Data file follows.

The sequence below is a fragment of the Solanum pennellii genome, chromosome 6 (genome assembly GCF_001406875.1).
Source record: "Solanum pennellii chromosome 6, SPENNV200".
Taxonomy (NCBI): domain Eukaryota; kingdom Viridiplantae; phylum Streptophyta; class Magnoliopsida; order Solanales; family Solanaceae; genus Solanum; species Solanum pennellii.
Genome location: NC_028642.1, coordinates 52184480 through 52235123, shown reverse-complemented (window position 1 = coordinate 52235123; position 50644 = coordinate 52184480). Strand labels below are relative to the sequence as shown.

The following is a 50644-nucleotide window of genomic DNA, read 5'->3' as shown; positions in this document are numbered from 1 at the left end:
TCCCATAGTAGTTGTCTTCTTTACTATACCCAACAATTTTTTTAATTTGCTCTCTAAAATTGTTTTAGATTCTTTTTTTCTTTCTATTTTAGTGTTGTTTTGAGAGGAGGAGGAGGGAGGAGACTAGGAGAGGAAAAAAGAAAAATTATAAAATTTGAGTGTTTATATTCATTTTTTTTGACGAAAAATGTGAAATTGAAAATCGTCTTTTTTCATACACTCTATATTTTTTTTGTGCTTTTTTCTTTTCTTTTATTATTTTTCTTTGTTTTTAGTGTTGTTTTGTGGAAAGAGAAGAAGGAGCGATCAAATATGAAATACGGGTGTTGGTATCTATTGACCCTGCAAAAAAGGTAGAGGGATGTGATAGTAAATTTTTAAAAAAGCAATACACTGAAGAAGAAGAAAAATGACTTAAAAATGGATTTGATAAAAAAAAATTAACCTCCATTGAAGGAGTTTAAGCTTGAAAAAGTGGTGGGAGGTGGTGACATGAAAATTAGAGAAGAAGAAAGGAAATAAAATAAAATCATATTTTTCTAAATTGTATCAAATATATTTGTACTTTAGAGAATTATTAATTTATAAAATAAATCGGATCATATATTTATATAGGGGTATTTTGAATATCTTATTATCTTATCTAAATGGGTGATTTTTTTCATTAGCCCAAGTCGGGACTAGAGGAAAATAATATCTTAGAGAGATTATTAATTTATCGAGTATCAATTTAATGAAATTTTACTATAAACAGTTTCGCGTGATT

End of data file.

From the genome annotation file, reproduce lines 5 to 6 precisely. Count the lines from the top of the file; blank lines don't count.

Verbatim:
The following is a 50644-nucleotide window of genomic DNA, read 5'->3' as shown; positions in this document are numbered from 1 at the left end:
TCCCATAGTAGTTGTCTTCTTTACTATACCCAACAATTTTTTTAATTTGCTCTCTAAAATTGTTTTAGATTCTTTTTTTCTTTCTATTTTAGTGTTGTTTTGAGAGGAGGAGGAGGGAGGAGACTAGGAGAGGAAAAAAGAAAAATTATAAAATTTGAGTGTTTATATTCATTTTTTTTGACGAAAAATGTGAAATTGAAAATCGTCTTTTTTCATACACTCTATATTTTTTTTGTGCTTTTTTCTTTTCTTTTATTATTTTTCTTTGTTTTTAGTGTTGTTTTGTGGAAAGAGAAGAAGGAGCGATCAAATATGAAATACGGGTGTTGGTATCTATTGACCCTGCAAAAAAGGTAGAGGGATGTGATAGTAAATTTTTAAAAAAGCAATACACTGAAGAAGAAGAAAAATGACTTAAAAATGGATTTGATAAAAAAAAATTAACCTCCATTGAAGGAGTTTAAGCTTGAAAAAGTGGTGGGAGGTGGTGACATGAAAATTAGAGAAGAAGAAAGGAAATAAAATAAAATCATATTTTTCTAAATTGTATCAAATATATTTGTACTTTAGAGAATTATTAATTTATAAAATAAATCGGATCATATATTTATATAGGGGTATTTTGAATATCTTATTATCTTATCTAAATGGGTGATTTTTTTCATTAGCCCAAGTCGGGACTAGAGGAAAATAATATCTTAGAGAGATTATTAATTTATCGAGTATCAATTTAATGAAATTTTACTATAAACAGTTTCGCGTGATT